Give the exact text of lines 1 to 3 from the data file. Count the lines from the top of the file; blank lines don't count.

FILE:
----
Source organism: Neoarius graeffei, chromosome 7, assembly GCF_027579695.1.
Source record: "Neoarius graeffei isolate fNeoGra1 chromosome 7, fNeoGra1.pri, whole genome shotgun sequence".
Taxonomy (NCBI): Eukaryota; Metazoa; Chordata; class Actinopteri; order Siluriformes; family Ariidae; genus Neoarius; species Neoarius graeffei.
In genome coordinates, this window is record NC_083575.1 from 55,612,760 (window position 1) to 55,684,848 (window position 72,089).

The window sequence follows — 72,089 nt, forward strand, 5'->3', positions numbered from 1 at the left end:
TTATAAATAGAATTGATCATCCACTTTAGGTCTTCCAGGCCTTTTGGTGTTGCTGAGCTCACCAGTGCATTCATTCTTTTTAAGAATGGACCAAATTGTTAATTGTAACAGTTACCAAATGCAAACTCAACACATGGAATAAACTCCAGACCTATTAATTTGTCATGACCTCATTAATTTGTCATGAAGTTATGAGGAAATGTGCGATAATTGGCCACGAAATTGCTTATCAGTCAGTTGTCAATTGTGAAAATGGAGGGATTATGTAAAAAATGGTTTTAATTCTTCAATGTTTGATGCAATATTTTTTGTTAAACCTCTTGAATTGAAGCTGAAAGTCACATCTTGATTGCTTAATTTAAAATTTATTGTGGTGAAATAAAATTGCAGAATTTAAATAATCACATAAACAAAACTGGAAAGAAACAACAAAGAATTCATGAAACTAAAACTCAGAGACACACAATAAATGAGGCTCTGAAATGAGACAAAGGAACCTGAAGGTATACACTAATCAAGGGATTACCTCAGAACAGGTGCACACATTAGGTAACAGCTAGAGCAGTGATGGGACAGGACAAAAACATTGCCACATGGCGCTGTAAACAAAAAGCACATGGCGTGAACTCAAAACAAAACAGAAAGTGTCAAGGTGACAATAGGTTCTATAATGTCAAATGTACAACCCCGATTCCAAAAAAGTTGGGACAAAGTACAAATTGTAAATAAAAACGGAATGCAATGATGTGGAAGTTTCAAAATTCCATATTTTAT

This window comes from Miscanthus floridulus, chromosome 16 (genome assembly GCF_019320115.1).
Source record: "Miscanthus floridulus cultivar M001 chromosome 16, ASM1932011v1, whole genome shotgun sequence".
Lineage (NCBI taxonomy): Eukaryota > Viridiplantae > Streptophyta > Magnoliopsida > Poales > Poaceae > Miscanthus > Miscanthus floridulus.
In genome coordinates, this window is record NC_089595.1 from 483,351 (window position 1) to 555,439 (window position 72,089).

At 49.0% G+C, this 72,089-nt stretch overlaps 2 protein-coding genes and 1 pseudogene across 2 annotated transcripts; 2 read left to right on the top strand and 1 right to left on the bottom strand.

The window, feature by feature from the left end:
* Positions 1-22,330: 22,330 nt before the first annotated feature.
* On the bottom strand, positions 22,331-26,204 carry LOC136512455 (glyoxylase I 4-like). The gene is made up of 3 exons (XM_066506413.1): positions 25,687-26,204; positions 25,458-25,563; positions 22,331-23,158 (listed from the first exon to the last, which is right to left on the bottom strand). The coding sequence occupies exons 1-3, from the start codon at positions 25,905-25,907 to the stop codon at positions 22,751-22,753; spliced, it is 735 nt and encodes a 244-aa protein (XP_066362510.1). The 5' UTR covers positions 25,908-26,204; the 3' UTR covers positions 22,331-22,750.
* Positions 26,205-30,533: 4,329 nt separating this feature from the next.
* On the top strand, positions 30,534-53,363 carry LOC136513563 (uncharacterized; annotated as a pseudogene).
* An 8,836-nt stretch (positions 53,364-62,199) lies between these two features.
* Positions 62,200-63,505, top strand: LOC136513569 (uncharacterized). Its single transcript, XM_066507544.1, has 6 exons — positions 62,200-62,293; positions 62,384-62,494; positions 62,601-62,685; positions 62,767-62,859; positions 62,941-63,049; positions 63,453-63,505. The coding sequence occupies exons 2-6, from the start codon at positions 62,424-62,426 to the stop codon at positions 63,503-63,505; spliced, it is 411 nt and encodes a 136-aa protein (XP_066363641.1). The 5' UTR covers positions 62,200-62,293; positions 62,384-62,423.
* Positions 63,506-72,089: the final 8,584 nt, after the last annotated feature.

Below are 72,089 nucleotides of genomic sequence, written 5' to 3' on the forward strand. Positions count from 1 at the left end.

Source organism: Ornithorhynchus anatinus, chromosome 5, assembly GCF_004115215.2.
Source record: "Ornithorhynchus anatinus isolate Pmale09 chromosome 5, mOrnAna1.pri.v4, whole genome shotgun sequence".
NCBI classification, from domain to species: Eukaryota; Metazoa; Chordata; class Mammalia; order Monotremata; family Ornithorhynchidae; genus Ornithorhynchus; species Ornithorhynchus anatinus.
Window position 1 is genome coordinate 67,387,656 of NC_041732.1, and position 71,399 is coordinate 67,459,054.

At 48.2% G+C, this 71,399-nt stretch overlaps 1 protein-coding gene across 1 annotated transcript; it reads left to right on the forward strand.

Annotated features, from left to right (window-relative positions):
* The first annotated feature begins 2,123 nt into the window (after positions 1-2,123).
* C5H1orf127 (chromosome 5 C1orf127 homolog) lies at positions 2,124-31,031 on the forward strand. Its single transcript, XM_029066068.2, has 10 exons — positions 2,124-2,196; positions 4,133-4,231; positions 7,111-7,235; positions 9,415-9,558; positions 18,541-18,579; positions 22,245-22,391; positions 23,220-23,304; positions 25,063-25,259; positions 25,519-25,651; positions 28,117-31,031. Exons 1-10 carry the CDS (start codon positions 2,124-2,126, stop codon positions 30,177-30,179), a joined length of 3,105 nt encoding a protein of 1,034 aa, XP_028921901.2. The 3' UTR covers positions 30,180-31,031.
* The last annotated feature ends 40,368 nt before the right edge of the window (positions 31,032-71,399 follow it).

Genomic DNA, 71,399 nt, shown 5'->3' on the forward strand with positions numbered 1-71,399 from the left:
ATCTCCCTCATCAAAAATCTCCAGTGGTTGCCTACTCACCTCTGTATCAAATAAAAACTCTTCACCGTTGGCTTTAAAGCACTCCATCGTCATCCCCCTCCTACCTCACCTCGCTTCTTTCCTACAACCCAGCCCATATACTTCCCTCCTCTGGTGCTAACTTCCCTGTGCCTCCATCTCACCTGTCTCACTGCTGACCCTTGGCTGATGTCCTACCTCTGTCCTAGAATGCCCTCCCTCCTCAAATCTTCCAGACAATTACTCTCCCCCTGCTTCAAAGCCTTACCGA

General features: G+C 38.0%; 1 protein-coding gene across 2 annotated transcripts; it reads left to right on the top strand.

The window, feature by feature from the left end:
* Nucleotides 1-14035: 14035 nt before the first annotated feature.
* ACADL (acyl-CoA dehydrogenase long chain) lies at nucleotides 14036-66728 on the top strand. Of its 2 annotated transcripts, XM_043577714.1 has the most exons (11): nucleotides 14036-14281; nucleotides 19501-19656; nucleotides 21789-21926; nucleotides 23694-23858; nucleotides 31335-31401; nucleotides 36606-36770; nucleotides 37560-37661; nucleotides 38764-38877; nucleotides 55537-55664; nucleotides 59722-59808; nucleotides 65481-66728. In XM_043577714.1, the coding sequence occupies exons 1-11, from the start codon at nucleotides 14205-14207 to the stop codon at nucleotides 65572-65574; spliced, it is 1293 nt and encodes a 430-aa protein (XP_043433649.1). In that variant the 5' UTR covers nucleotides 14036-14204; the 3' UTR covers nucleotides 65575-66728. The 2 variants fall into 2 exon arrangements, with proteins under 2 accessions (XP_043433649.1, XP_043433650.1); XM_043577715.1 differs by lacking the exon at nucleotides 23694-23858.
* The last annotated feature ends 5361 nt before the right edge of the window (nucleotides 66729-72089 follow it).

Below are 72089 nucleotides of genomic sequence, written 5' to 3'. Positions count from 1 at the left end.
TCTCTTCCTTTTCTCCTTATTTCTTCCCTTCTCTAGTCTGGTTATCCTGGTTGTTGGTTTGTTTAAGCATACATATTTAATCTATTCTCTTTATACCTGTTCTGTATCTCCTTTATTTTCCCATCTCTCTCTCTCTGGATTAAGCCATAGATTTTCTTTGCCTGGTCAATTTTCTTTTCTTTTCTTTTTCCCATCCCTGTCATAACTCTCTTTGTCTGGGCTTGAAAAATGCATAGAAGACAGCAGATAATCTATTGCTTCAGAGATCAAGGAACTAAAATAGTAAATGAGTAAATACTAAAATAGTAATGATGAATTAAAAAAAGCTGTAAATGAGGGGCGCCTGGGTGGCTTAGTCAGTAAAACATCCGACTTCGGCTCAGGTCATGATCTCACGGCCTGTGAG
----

Source organism: Neoarius graeffei, chromosome 7, assembly GCF_027579695.1.
Source record: "Neoarius graeffei isolate fNeoGra1 chromosome 7, fNeoGra1.pri, whole genome shotgun sequence".
Taxonomy (NCBI): Eukaryota; Metazoa; Chordata; class Actinopteri; order Siluriformes; family Ariidae; genus Neoarius; species Neoarius graeffei.